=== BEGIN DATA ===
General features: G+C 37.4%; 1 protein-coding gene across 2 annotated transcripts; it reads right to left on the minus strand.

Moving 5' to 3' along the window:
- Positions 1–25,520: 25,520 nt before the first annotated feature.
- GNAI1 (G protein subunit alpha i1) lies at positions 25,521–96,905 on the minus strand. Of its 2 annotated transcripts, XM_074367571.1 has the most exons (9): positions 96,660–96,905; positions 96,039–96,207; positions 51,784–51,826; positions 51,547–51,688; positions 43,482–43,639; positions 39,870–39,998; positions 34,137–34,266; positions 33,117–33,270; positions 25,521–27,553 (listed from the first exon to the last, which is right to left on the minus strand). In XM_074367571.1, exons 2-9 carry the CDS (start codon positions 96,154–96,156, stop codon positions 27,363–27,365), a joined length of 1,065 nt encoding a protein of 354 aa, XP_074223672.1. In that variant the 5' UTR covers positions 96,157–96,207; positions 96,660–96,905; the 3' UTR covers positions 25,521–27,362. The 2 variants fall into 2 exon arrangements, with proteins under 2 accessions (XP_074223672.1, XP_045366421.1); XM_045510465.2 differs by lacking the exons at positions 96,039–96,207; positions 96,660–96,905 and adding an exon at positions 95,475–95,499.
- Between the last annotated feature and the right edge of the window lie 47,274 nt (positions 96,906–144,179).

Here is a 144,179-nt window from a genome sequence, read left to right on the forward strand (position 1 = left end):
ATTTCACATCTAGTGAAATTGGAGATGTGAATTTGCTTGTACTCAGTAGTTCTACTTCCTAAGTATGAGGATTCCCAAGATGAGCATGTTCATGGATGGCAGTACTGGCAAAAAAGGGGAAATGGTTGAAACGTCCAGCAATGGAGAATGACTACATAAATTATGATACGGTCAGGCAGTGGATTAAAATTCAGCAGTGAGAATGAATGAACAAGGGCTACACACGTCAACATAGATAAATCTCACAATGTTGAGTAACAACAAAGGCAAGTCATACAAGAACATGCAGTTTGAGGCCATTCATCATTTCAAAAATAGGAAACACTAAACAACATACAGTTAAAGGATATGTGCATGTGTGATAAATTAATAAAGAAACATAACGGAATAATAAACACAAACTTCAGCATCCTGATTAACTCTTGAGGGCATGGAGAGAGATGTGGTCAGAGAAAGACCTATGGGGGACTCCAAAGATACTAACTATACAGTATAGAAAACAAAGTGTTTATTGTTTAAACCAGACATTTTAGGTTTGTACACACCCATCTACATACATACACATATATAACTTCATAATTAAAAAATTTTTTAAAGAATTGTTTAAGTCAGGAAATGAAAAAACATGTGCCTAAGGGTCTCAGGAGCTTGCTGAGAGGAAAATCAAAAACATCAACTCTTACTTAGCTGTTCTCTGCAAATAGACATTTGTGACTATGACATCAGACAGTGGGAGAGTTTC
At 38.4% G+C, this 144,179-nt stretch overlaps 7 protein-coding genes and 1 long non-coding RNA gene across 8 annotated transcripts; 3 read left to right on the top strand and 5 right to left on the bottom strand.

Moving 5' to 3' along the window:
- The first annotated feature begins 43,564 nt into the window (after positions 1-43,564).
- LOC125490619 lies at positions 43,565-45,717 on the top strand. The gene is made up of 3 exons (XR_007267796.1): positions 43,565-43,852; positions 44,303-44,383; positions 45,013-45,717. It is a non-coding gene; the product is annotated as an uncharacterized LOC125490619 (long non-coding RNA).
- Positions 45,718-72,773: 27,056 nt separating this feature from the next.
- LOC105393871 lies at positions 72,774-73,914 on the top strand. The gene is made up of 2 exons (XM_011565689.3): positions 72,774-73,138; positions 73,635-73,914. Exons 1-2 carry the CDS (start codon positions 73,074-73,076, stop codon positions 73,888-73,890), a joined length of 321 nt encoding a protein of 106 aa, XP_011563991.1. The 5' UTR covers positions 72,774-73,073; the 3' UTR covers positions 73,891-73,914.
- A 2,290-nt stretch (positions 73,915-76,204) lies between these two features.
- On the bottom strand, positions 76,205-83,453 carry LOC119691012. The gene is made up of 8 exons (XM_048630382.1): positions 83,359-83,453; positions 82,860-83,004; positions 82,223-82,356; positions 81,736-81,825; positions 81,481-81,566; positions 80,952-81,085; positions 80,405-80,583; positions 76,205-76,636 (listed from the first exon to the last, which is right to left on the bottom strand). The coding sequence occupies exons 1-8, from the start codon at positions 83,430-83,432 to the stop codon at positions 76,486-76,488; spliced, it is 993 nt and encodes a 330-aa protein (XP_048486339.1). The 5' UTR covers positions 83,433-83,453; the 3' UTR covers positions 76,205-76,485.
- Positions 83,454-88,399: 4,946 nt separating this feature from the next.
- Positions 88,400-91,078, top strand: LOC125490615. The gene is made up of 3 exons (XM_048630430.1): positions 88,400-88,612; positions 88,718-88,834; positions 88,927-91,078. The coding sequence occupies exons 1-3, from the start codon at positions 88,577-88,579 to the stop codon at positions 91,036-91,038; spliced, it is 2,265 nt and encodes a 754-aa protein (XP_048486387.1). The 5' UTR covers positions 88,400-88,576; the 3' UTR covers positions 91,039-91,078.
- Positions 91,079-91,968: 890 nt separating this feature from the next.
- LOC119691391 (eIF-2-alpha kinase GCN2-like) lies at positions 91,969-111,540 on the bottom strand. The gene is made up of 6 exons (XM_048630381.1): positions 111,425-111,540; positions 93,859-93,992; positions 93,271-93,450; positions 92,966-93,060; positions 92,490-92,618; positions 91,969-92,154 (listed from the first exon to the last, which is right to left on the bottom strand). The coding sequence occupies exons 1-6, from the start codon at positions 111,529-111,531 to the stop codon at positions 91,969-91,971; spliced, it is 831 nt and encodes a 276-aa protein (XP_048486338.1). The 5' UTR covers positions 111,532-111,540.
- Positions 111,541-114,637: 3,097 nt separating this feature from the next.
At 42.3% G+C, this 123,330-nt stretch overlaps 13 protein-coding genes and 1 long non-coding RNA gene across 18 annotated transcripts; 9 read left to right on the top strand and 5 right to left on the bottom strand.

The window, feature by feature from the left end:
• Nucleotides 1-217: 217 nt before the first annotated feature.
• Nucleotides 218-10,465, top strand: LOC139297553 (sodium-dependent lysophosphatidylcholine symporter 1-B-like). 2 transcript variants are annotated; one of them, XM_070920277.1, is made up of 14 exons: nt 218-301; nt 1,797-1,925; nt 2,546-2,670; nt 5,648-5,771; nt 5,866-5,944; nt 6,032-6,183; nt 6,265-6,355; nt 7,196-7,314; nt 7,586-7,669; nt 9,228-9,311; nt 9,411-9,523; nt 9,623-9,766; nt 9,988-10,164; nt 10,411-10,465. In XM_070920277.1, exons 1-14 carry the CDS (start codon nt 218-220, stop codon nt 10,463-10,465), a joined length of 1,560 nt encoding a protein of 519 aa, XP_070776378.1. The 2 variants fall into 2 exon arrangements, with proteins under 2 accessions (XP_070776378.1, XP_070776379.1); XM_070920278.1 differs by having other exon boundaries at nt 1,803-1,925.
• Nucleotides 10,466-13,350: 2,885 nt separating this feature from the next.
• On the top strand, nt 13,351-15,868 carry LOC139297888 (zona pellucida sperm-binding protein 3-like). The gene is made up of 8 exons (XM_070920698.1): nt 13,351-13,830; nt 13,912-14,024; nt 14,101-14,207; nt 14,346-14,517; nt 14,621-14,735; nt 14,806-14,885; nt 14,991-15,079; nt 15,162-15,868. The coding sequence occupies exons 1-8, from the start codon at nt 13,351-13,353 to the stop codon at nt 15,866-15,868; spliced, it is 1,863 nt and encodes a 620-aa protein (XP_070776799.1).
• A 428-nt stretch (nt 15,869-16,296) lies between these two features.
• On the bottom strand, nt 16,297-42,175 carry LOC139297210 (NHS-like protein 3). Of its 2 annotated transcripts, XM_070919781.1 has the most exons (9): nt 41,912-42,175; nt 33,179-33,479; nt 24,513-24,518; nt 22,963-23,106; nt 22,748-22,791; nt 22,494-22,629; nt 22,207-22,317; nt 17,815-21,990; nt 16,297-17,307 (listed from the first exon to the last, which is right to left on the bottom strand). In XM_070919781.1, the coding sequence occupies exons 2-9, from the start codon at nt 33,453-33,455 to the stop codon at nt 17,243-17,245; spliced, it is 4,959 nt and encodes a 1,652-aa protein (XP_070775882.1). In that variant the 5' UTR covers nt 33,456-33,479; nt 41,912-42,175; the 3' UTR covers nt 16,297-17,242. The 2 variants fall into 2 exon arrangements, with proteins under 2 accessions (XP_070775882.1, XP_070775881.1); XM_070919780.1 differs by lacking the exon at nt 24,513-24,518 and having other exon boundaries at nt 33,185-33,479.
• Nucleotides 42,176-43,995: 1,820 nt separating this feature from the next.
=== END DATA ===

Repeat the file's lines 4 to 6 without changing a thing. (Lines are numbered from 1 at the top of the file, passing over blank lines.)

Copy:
- GNAI1 (G protein subunit alpha i1) lies at positions 25,521–96,905 on the minus strand. Of its 2 annotated transcripts, XM_074367571.1 has the most exons (9): positions 96,660–96,905; positions 96,039–96,207; positions 51,784–51,826; positions 51,547–51,688; positions 43,482–43,639; positions 39,870–39,998; positions 34,137–34,266; positions 33,117–33,270; positions 25,521–27,553 (listed from the first exon to the last, which is right to left on the minus strand). In XM_074367571.1, exons 2-9 carry the CDS (start codon positions 96,154–96,156, stop codon positions 27,363–27,365), a joined length of 1,065 nt encoding a protein of 354 aa, XP_074223672.1. In that variant the 5' UTR covers positions 96,157–96,207; positions 96,660–96,905; the 3' UTR covers positions 25,521–27,362. The 2 variants fall into 2 exon arrangements, with proteins under 2 accessions (XP_074223672.1, XP_045366421.1); XM_045510465.2 differs by lacking the exons at positions 96,039–96,207; positions 96,660–96,905 and adding an exon at positions 95,475–95,499.
- Between the last annotated feature and the right edge of the window lie 47,274 nt (positions 96,906–144,179).

Here is a 144,179-nt window from a genome sequence, read left to right on the forward strand (position 1 = left end):